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Perry Names Smitherman to Railroad Commission

Photo by PUC Commissioner

Gov. Rick Perry is moving Barry Smitherman from the Public Utility Commission to the Texas Railroad Commission, replacing Michael Williams, who resigned earlier this year to run for Congress. Smitherman was sworn into office this afternoon by Texas Supreme Court Justice Don Willett.

The PUC is run by appointed commissioners; to keep his new seat at the Railroad Commission, Smitherman will have to win election to the post in 2012. The three-member RRC is the state's chief energy regulator.

A number of others were hoping for that appointment, including state Rep. Warren Chisum, R-Pampa, and Comal County Commissioner Gregory Parker, both of whom have expressed interest in Williams' post.

They might get another chance in the next election cycle. Commissioner Elizabeth Ames Jones is running for the U.S. Senate and won't be seeking reelection to the Railroad Commission. She's one of several candidates hoping to succeed U.S. Sen. Kay Bailey Hutchison.

Smitherman issued a statement this afternoon: I thank Gov. Rick Perry for his leadership of our state and for appointing me to the Railroad Commission. I also thank my state senator Kirk Watson for his support. I look forward to working with Chairman Jones and Commissioner Porter in tackling the issues facing the Railroad Commission. The Railroad Commission has a long and storied history beginning with the first Commissioner, John H. Reagan. I am honored for the opportunity to help shape the future of this important and remarkable agency.

Here is Perry's announcement:

Gov. Rick Perry has appointed Barry Smitherman of Austin to the Railroad Commission of Texas for a term to expire at the next general election. "Barry’s strong leadership at the Texas Public Utility Commission helped make Texas energy and telecommunications markets stronger and more affordable, and served the best interests of Texas consumers and families. As he did at the PUC, Railroad Commissioner Smitherman will continue to push back against the Obama Administration’s misguided energy policies, which threaten Texas jobs and our nation’s energy security,” Gov. Perry said. “His knowledge of Texas’ energy market and our energy needs is unparalleled, and I’m confident he will continue to serve our state well in his new capacity at the Railroad Commission.” Smitherman is chairman of the Public Utility Commission (PUC), a position he has held since 2007. He has served as a member of the PUC since his appointment in 2004. He is a member of the U.S. Department of Energy Electricity Advisory Committee, and a board member of the National Association of Regulatory Utility Commissioners and Energy Resources and Environment Committee. He is vice chair of the Governor’s Advisory Panel on Federal Environmental Regulation, vice president of the Southwest Power Pool Regional State Committee, an ex officio board member of the Electric Reliability Council of Texas, and a member of the State Bar of Texas. Prior to his service at the PUC, Smitherman spent more than 18 years in various public banking and legal positions. He is a past Harris County Assistant District Attorney, and formerly managed the Houston Public Finance offices of Lazard Freres and J.P. Morgan. He is also a past managing director and national director of the Bank One Tax-Exempt Bond Department, and a former adjunct professor of public administration at the University of St. Thomas in Houston. Smitherman received a bachelor’s degree from Texas A&M University, a law degree from the University of Texas School of Law, and a Master of Public Administration from Harvard University.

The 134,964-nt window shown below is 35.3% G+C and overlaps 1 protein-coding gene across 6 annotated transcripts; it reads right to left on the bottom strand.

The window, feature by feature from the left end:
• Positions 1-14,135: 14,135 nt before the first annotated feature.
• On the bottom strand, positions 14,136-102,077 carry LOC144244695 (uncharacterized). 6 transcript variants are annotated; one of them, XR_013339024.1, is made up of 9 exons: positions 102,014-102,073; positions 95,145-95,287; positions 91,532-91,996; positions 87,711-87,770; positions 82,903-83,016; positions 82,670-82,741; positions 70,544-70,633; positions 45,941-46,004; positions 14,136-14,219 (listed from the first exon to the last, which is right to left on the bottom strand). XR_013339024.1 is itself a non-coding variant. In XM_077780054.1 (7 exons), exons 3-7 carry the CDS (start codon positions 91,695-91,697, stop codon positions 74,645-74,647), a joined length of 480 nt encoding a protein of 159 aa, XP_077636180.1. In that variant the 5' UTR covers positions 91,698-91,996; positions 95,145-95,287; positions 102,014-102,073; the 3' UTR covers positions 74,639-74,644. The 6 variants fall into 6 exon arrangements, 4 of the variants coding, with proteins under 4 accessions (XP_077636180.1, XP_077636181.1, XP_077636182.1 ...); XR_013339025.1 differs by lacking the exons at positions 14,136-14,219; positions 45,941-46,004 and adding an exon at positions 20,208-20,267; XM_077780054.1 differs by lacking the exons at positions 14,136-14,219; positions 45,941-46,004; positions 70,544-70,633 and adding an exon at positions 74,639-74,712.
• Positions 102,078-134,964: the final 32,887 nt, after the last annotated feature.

Ross Ramsey is managing editor of The Texas Tribune and continues as editor of Texas Weekly, the premier newsletter on government and politics in the Lone Star State, a role he's had since September 1998. Texas Weekly was a print-only journal when he took the reins in 1998; he switched it to a subscription-based, internet-only journal by the end of 2004 without a significant loss in subscribers. As Texas Weekly's primary writer for 11 years, he turned out roughly 2 million words in more than 500 editions, added an online library of resources and documents and items of interest to insiders, and a daily news clipping service that links to stories from papers across Texas. Before joining Texas Weekly in September 1998, Ramsey was associate deputy comptroller for policy with the Texas Comptroller of Public Accounts, also working as the agency's director of communications. Prior to that 28-month stint in government, Ramsey spent 17 years in journalism, reporting for the Houston Chronicle from its Austin bureau and for the Dallas Times Herald, first on the business desk in Dallas and later as the paper's Austin bureau chief. Prior to that, as a Dallas-based freelance business writer, he wrote for regional and national magazines and newspapers. Ramsey got his start in journalism in broadcasting, working for almost seven years covering news for radio stations in Denton and Dallas.